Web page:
10 August 2021
It’s an exciting time to be operating in the DTC space. Tech-savvy companies have revolutionized retail and raised customers’ expectations for a seamless shopping experience.
However, since the outbreak of the pandemic, everyone has been facing supply chain issues: Statista data shows 64% of retailers worldwide adapted their supply chain for ecommerce as a result of the COVID-19 pandemic while 28% of retailers reported having to deal with shortages and out-of-stock items.
The good news: Businesses are turning to pre-order and backorder models to continue to sell and generate revenue, thus ensuring business continuity. The tricky part, however, is figuring out how to stay on top of inventory management to fuel business growth.
To understand the common challenges of this model and the role of inventory management in overcoming supply chain issues, we talked with Mark Riskowitz, the Head of Operations at Caraway.
The backstory: The DTC cookware business, Caraway, was launched in November 2019 after its founder Jordan Nathan was searching (without success) for non-PTFE or Teflon-coated products. Frustrated at the lack of options, he set out to create his own.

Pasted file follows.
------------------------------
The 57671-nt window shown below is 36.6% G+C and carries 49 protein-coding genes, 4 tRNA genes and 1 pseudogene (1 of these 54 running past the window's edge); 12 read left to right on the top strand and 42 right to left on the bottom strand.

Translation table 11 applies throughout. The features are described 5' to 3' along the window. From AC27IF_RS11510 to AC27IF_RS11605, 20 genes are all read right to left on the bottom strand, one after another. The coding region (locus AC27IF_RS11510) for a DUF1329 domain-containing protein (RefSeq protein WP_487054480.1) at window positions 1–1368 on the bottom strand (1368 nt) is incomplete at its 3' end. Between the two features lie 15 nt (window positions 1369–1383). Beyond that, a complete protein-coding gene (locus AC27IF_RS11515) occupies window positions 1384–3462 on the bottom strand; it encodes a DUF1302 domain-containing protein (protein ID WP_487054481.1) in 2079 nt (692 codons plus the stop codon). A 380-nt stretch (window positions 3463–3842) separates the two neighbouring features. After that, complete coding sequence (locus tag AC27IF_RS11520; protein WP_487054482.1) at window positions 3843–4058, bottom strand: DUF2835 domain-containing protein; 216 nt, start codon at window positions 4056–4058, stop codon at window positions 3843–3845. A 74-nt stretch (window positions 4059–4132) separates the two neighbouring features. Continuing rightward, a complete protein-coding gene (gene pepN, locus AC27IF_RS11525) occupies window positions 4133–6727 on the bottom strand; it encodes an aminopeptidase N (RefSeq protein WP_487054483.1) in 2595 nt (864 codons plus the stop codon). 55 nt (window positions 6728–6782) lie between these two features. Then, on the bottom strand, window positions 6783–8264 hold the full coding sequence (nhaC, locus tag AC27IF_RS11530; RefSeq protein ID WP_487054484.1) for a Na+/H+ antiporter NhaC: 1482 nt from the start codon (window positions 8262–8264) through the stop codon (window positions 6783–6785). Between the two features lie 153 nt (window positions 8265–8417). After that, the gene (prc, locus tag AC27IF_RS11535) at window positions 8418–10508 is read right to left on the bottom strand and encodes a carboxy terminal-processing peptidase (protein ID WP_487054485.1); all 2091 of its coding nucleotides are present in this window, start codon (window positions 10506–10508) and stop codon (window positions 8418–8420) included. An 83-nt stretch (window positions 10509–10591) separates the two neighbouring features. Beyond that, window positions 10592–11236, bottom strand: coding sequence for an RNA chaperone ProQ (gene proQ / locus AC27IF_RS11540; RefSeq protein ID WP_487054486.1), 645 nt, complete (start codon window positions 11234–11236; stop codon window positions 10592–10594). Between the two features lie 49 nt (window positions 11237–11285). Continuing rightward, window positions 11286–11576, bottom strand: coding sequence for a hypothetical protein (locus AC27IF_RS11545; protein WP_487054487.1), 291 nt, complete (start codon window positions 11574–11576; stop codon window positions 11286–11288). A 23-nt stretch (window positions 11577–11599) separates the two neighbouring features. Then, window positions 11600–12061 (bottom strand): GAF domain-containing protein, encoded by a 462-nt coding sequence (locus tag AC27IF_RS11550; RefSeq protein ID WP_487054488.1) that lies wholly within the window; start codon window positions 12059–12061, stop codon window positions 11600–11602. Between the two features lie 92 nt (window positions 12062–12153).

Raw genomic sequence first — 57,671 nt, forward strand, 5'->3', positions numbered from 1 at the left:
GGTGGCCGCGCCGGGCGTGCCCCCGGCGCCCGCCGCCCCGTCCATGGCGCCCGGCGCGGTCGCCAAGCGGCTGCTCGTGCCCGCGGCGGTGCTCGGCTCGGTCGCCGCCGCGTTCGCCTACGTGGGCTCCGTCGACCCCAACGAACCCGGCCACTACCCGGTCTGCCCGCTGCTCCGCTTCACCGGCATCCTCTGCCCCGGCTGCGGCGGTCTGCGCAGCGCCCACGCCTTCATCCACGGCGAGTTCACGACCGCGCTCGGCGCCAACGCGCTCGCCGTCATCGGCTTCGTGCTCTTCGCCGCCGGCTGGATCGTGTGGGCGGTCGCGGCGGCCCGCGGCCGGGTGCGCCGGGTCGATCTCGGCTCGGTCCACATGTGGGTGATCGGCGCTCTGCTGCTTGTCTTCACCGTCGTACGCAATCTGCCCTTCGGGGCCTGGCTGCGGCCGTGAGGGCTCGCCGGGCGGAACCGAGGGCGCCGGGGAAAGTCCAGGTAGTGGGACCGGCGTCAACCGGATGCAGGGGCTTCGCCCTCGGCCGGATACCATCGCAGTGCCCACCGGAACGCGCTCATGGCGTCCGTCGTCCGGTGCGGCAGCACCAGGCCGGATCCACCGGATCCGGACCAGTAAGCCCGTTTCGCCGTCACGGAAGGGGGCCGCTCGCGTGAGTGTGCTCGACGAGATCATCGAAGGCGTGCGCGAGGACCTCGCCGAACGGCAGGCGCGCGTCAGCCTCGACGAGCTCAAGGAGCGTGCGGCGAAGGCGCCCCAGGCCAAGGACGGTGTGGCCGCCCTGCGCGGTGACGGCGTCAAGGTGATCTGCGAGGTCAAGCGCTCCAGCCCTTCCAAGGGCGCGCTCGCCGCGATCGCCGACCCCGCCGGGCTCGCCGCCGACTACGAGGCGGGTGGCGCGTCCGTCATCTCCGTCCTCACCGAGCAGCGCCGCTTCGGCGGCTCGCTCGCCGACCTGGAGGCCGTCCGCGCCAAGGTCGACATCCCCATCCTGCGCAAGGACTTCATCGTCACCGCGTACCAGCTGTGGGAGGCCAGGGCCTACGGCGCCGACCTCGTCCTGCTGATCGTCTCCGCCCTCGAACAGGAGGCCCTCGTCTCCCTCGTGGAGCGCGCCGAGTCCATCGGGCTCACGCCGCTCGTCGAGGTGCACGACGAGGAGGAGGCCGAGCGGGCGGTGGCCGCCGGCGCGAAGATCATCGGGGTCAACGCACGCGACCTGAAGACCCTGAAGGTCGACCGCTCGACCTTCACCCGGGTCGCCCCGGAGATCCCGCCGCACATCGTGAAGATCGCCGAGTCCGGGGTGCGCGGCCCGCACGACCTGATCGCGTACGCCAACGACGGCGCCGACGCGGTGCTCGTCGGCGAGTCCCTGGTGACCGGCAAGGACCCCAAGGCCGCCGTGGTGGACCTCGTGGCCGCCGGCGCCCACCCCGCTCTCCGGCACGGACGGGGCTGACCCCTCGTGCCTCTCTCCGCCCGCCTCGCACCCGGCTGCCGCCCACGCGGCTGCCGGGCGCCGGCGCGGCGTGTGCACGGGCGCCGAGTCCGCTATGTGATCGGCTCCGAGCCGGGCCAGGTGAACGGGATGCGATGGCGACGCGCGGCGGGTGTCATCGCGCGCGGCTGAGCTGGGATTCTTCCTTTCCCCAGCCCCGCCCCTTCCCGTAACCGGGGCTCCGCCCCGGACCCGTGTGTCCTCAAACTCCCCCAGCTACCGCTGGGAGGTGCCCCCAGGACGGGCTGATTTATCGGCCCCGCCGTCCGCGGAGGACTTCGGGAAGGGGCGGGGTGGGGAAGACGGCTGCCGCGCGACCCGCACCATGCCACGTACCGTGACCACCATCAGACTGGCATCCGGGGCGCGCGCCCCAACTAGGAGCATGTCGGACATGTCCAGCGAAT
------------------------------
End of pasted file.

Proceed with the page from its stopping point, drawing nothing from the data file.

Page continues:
Today, Caraway’s four-piece, non-toxic, non-stick set of ceramic pots and pans with a playful color palette are the product of that initial frustration.
The modern design and aesthetics of Caraway products made them instantly popular, and the company raised $5.3 million in seed funding to support the fast-paced growth Caraway experienced right from the start.
Unlike many other DTC brands, Caraway tested the waters with wholesale early on in the process by selling its products through a handful of other websites including Bloomingdales, West Elm, and Target.
Aside from this, they have an exclusive partnership with Crate and Barrel for the same four-piece set, but in an exclusive color — silt green with gold handles.
The COVID-fueled demand surge for home goods continued the strong momentum Caraway had at launch.
But it also presented a challenge: the havoc the pandemic and other world events created around the global supply chain resulted in order delays.
Caraway had to find a better solution to inventory management in order to meet customers’ expectations.
The pandemic-imposed lockdowns caused a significant customer behavior shift: Suddenly, online shopping became the norm rather than the exception. According to DigitalCommerce360, online retail sales increased 32.4% year over year in 2020.
Some industries were fortunate to experience sky-high demand: Salesforce data from 2020 showed an unprecedented 51% YoY increase within the home goods space. Even now, the cookware market is poised to grow by $5.30 billion during 2021-2025, progressing at a CAGR of almost 4% during that period.